The sandblasting was amazing, but the mess was horrendous and I had to apologise to all the neighbours for the clouds of dust flying out the doors and windows and settling on their freshly laundered sheets.
I also worried about the lighting in the living space. The high ceiling was crying out for a Murano chandelier, but I also wanted to highlight the newly cleaned and repointed brickwork. I phoned Fabrizio, our friendly lighting expert. He advised installing tiny LED strips running behind the edge of each recess. We added a dimmer switch and the effect was wonderful, the walls looked like they had awoken from a long slumber.
After much debate, I decided to carefully remove the circular bricks and well and save them for another project. This space would make the perfect bedroom with an arched window showcasing the view across the hills.
I chose cream coloured travertine floor tiles to complement the warm brickwork and soft furnishings and lamps gave the space a homely, holiday feel.
I am a huge fan of Venetian plaster and use it in all our Appassionata properties. I wanted to use a stronger shade in the shower area, lavender. A bold, but gentle colour, soothing and relaxing, with its marble finish and subtle swirls.
I integrated the modern amenities of everyday life, wifi, TV, washing machine/drier etc into this historic 14th-century apartment.
It was a joy to watch this dark, dusty space come alive. To bathe in its light and furnish it with love for others to enjoy in the future.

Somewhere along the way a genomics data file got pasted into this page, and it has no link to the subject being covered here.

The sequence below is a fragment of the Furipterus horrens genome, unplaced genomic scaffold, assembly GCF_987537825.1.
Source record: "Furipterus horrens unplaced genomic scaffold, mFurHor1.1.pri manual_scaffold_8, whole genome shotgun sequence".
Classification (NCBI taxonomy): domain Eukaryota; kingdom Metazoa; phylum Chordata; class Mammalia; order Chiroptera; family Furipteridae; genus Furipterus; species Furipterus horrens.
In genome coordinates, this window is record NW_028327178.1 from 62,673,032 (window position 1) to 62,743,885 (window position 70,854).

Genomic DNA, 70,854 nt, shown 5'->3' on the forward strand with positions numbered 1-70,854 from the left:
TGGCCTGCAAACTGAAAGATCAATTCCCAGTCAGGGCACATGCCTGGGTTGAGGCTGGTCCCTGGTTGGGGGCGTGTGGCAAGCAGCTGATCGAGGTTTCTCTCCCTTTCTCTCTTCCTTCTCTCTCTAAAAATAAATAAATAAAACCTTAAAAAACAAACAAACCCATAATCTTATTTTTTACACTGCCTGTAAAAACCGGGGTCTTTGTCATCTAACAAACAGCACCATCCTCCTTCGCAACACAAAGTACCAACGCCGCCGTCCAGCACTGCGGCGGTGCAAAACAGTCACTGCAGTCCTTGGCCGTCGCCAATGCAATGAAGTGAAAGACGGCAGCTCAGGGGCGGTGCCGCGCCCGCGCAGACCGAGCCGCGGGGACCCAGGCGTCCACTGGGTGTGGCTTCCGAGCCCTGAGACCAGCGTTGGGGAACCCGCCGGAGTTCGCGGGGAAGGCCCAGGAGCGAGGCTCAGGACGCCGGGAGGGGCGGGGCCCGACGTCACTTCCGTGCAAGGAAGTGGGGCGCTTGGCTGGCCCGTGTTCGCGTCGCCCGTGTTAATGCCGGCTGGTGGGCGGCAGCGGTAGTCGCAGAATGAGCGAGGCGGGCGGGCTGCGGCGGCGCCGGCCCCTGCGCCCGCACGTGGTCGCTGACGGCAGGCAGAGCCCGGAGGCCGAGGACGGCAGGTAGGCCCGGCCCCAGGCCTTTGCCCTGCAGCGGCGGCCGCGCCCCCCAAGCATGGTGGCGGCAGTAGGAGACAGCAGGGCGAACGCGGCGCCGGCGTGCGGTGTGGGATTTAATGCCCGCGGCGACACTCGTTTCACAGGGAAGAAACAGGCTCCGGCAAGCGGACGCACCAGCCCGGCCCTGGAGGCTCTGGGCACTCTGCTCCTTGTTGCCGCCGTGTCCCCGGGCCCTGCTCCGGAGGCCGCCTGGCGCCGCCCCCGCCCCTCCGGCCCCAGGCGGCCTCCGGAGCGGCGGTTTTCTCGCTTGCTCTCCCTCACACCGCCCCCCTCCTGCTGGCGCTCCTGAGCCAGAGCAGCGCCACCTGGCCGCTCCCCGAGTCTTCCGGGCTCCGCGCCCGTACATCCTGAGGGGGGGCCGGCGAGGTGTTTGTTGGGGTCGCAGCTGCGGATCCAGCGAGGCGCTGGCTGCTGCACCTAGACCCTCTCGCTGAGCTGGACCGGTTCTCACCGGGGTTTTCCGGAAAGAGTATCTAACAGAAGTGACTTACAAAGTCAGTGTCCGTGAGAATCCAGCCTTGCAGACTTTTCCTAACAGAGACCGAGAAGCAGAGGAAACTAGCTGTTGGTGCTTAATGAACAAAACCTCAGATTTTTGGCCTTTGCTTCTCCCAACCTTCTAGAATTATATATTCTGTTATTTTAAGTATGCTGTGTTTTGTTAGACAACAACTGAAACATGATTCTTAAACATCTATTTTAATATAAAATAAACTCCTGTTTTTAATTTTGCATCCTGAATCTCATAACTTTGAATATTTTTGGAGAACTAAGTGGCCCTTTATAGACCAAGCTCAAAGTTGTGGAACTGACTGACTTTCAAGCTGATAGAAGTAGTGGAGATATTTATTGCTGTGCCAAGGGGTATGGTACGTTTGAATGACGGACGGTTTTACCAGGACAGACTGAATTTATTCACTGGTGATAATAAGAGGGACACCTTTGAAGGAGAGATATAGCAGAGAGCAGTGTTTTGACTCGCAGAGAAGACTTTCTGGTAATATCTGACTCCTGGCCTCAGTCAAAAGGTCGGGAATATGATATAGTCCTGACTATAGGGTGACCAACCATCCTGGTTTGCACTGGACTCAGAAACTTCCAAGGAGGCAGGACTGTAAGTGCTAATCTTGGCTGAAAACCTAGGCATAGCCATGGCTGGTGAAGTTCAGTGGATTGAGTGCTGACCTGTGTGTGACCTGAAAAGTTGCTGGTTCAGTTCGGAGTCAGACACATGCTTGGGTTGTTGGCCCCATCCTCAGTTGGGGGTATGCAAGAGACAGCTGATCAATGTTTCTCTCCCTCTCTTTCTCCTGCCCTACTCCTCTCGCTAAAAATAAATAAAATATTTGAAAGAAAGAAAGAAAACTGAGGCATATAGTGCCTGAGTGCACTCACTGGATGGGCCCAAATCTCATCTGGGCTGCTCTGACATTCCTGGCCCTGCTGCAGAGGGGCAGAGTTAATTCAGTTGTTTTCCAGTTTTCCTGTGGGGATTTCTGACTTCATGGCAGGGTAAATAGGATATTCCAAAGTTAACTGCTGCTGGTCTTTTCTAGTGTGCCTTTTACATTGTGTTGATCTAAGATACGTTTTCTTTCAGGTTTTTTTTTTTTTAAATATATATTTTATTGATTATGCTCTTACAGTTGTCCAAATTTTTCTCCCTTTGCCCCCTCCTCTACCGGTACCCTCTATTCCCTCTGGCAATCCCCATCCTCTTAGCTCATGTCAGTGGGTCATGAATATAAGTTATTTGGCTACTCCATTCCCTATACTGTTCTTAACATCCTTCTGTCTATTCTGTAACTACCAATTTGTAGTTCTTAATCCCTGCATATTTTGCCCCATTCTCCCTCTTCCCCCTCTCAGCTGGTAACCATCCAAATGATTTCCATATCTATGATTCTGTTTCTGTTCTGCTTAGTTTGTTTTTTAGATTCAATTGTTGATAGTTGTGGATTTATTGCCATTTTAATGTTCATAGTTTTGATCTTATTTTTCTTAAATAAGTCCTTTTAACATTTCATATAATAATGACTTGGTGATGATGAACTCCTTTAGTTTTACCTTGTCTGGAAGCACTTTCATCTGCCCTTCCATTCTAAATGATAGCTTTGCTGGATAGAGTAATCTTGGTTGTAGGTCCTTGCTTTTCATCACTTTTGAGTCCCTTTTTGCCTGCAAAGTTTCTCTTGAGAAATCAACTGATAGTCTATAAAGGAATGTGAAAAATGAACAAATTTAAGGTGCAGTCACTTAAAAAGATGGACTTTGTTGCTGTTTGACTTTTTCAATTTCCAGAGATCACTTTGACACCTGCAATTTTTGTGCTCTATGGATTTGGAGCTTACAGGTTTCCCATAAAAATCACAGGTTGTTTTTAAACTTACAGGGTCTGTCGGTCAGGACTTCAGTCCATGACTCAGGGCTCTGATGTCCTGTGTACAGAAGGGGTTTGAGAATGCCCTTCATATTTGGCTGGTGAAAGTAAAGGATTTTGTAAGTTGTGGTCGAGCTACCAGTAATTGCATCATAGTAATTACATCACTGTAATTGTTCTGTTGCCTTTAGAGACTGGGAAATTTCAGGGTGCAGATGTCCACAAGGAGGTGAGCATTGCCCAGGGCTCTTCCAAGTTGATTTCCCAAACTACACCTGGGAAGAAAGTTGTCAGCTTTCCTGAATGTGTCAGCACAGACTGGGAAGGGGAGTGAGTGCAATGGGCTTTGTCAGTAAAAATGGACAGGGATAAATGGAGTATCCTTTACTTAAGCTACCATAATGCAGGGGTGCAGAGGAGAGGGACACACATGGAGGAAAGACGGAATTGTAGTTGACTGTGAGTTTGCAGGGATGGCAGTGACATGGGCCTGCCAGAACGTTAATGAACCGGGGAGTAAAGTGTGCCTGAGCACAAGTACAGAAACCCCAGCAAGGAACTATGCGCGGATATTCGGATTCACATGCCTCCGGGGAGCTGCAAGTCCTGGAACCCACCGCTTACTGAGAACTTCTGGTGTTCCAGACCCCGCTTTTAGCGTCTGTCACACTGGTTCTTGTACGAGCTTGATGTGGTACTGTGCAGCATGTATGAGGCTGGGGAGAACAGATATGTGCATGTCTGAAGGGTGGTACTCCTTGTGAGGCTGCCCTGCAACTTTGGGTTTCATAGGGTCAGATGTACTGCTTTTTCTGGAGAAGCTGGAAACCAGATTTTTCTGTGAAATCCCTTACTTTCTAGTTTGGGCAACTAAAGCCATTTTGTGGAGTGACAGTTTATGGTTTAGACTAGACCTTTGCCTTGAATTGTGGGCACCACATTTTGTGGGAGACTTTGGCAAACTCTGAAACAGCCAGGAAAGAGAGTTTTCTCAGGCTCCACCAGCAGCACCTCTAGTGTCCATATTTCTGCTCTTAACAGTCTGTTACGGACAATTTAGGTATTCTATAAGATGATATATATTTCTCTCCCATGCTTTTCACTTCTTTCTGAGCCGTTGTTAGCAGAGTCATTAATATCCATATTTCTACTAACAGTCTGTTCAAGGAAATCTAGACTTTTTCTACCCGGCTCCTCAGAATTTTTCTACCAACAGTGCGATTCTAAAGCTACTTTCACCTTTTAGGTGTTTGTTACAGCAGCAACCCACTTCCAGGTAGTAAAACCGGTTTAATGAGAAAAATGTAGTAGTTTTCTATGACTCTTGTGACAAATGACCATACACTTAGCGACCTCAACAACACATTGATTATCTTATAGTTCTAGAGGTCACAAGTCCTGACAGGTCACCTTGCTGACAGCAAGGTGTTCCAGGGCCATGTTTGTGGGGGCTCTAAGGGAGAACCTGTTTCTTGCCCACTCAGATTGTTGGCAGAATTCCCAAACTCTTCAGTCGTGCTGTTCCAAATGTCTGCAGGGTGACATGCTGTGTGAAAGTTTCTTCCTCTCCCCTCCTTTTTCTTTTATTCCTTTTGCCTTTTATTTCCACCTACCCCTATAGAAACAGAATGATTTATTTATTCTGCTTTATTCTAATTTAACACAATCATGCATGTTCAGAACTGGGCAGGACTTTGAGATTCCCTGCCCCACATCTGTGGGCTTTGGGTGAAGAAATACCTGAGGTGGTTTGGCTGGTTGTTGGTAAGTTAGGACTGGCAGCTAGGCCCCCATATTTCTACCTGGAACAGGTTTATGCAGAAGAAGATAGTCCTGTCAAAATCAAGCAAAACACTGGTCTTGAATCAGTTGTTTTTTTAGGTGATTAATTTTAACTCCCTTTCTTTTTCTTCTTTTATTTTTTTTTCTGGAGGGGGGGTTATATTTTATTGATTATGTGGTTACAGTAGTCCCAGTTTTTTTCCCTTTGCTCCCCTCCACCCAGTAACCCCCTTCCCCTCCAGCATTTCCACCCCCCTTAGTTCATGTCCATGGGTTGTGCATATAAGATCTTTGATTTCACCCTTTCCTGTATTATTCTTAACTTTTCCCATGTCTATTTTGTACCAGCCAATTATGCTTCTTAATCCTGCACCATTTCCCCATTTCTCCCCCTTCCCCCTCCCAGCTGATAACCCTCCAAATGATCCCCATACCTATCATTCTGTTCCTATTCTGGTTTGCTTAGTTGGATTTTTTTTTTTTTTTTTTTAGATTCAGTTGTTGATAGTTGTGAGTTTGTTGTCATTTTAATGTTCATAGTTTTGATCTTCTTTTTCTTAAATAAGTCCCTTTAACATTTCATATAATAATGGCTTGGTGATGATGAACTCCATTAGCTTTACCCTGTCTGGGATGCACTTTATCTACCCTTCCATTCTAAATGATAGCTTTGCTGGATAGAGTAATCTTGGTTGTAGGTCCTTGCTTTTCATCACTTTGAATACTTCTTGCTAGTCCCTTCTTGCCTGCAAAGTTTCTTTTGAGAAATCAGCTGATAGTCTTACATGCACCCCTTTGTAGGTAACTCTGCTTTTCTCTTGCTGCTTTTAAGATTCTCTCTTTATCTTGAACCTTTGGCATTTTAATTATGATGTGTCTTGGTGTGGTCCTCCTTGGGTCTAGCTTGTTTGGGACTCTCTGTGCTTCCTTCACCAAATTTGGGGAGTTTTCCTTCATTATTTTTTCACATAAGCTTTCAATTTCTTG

January is the month I feel the need to hibernate. Christmas and New Year are over and the decorations are packed away for next year. Some people plan a detox, diet, cleanse and clean. Others choose to join a gym, take up a new sport and make promises difficult to keep. I would quite happily dive under the duvet and not resurface for a month. What a luxury, to allow mind and body a few weeks off.
Back to reality, and if I can’t hibernate I want to offer my body some healthy nourishment during the colder months.
The light dusting of snow last week is fading, exposing the countryside once again. The logs are stacked up outside and fireplaces are lit each evening. Seasonal vegetables include pumpkins, potatoes, onions, carrots and cavolo nero, a dark green type of cabbage. The hunting season continues, sadly for us vegetarians, providing pigeon, wild boar, pheasant and guinea fowl.
Zuppa di Ceci – Chickpea soup Serves 6-8
Here we share one of our favourite winter warming recipes….
500g (1lb 2oz) dried chickpeas, soaked overnight in cold water